Staff training in the management of an MPA is very important, as the skills differ from monitoring and research, law enforcement and compliance to driver, diver and skipper training. First aid, general maintenance, survival skills and communicating effectively with the public and stakeholders is also important, and so is administration, pocket book maintenance, writing reports, issuing fines, writing emails and letters. These skills are all critical to ensure efficient management when managing an MPA.
Skippers training, boat maintenance and care are crucial due to the remote location of most MPAs. General maintenance and emergency repairs often have to be carried out by staff in the field and they should have a sound knowledge of how to do this, therefore this hands-on training is important to the smooth operations of the MPA.
MPAs with educational facilities can also play an important role in tourism and environmental education by the provision of information and training for schools as well as people involved in the tourism industry. The centre’s themselves often provide an attraction for tourists and school groups seeking local knowledge of the area.
Skills required to manage MPAs
Our MPAs require highly skilled staff to ensure proper management. Managing staff, law enforcement, skippering, navigation, scuba diving, patrols, handling vehicles, motor cycles and quad bikes, completing minor maintenance and mechanical repairs in isolated areas, communicating at all levels and environmental crime investigating are just a few of the specialised skills needed.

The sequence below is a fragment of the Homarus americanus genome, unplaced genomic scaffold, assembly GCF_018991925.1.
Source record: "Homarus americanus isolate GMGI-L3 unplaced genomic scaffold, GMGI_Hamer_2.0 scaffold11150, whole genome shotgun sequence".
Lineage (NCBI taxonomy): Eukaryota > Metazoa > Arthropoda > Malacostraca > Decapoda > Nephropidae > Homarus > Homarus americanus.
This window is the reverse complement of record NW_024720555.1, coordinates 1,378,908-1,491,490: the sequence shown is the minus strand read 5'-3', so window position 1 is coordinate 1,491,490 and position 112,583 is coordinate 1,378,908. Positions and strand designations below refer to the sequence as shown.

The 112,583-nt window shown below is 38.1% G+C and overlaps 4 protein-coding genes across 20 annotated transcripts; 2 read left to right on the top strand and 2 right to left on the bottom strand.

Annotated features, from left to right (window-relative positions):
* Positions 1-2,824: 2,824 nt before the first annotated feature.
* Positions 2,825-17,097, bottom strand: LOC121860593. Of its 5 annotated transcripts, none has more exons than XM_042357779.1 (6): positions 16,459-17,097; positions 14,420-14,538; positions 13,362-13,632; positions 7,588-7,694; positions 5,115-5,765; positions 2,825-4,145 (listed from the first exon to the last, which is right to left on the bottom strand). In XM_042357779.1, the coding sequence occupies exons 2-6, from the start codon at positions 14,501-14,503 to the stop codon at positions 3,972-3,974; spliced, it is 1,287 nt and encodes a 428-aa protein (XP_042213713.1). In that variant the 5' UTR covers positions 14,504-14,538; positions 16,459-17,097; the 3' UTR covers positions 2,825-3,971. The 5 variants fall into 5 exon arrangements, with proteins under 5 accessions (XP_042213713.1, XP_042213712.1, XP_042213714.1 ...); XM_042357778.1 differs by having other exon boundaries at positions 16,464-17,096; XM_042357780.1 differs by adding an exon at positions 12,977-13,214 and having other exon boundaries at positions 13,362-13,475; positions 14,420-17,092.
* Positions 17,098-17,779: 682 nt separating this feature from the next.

In South Africa we have highly skilled people managing our MPAs, who are very passionate, educated and focussed on protecting the marine protected areas they manage with limited funds and resources in a very harsh extremely hostile environment.
MPA Management tools
MPAs are areas of ocean that have been identified as important areas that need management and protection for various ecological and site specific reasons. MPA’s have tools that can help them to be better managed and they are;
- Restriction of marine equipment
MPAs can impose restrictions on the use and presence of specific marine equipment like nets, long lines and VMS (Vessel Monitoring Systems) in certain or all areas of an MPA. Regulations can stipulate that if an MPA is a Controlled Zone that allows fishing, all vessels must have a working VMS aboard so that vessels can be monitored. MPAs can also pass a regulation stating that no fishing is allowed or that when a vessel passes through an MPA all fishing or diving gear has to be stowed.
- Management Zones
This is an option that allows activities to be controlled by the spatial allocation of specific areas to certain activities
Quotas are mainly applied towards the fishing sector and include line fish, long line, trawl, rock lobster and abalone. The goal of setting a quota and TAC (Total Allowable Catch) is to leave enough of the resource in the ocean for that resource to regenerate the biomass that was extracted in the form of the quota caught.
Permission can be granted by the government or the MPA management authority via a permit/licence that is issued to a person or a representative group to participate in a particular activity in an MPA. These can be issued based on resource allocation, historical significance, skill sets and other information deemed important enough to warrant the issuing of a permit or license.
- Seasonal Control
MPA management authorities and/or government can implement restrictions if deemed necessary to protect certain fish species, habitats or eliminate a threat by the introduction of a fishing season declared for a time of the year when you are allowed to catch fish and a time of year when you are not allowed to catch fish by allowing that species to spawn in the closed season and thereby ensuring that species can be fished sustainably.